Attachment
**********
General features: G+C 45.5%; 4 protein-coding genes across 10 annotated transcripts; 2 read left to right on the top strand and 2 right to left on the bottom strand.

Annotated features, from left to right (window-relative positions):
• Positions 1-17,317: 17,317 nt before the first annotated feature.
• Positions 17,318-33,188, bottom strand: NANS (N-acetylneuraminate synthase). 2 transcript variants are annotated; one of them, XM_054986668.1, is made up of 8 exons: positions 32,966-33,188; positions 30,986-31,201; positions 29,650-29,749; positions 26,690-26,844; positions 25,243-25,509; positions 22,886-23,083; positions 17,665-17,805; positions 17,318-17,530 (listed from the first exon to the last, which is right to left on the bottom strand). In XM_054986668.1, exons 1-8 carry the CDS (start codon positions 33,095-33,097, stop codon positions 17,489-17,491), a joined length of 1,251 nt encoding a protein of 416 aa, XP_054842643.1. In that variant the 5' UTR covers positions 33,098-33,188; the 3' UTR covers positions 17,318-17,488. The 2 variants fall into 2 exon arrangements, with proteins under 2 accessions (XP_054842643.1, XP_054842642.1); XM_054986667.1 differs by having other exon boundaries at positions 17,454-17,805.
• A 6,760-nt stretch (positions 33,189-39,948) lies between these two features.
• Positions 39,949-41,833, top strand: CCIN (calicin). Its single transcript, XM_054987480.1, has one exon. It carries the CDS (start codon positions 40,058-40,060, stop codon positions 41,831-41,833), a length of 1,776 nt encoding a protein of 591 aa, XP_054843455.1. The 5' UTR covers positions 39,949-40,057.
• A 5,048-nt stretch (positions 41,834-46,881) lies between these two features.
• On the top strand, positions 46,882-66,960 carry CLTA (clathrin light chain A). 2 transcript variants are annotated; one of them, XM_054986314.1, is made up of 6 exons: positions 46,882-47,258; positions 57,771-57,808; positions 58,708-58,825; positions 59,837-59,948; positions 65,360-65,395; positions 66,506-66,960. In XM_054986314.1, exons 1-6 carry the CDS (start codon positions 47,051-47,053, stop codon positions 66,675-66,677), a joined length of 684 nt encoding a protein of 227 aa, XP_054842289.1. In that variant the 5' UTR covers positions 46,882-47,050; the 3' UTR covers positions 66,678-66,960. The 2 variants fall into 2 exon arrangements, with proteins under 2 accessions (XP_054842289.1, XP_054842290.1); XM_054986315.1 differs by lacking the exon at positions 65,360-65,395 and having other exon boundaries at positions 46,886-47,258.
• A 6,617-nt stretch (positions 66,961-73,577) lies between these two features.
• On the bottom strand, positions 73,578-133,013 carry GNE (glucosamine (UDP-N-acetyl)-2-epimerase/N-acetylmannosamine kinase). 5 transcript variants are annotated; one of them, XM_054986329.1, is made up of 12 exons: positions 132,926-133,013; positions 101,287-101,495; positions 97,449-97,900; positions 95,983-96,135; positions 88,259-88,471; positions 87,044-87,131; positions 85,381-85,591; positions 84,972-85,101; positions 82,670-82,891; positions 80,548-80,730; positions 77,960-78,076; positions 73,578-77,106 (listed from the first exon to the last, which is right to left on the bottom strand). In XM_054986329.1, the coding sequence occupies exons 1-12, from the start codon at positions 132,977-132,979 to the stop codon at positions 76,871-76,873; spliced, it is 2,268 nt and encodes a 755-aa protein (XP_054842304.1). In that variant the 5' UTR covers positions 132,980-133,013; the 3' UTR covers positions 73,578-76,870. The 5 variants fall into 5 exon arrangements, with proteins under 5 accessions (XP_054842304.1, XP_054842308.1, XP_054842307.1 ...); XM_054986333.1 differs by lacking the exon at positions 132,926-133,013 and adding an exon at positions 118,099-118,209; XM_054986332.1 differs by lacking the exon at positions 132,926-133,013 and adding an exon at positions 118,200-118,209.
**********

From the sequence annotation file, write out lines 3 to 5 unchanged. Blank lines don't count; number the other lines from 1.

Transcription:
• Positions 1-17,317: 17,317 nt before the first annotated feature.
• Positions 17,318-33,188, bottom strand: NANS (N-acetylneuraminate synthase). 2 transcript variants are annotated; one of them, XM_054986668.1, is made up of 8 exons: positions 32,966-33,188; positions 30,986-31,201; positions 29,650-29,749; positions 26,690-26,844; positions 25,243-25,509; positions 22,886-23,083; positions 17,665-17,805; positions 17,318-17,530 (listed from the first exon to the last, which is right to left on the bottom strand). In XM_054986668.1, exons 1-8 carry the CDS (start codon positions 33,095-33,097, stop codon positions 17,489-17,491), a joined length of 1,251 nt encoding a protein of 416 aa, XP_054842643.1. In that variant the 5' UTR covers positions 33,098-33,188; the 3' UTR covers positions 17,318-17,488. The 2 variants fall into 2 exon arrangements, with proteins under 2 accessions (XP_054842643.1, XP_054842642.1); XM_054986667.1 differs by having other exon boundaries at positions 17,454-17,805.
• A 6,760-nt stretch (positions 33,189-39,948) lies between these two features.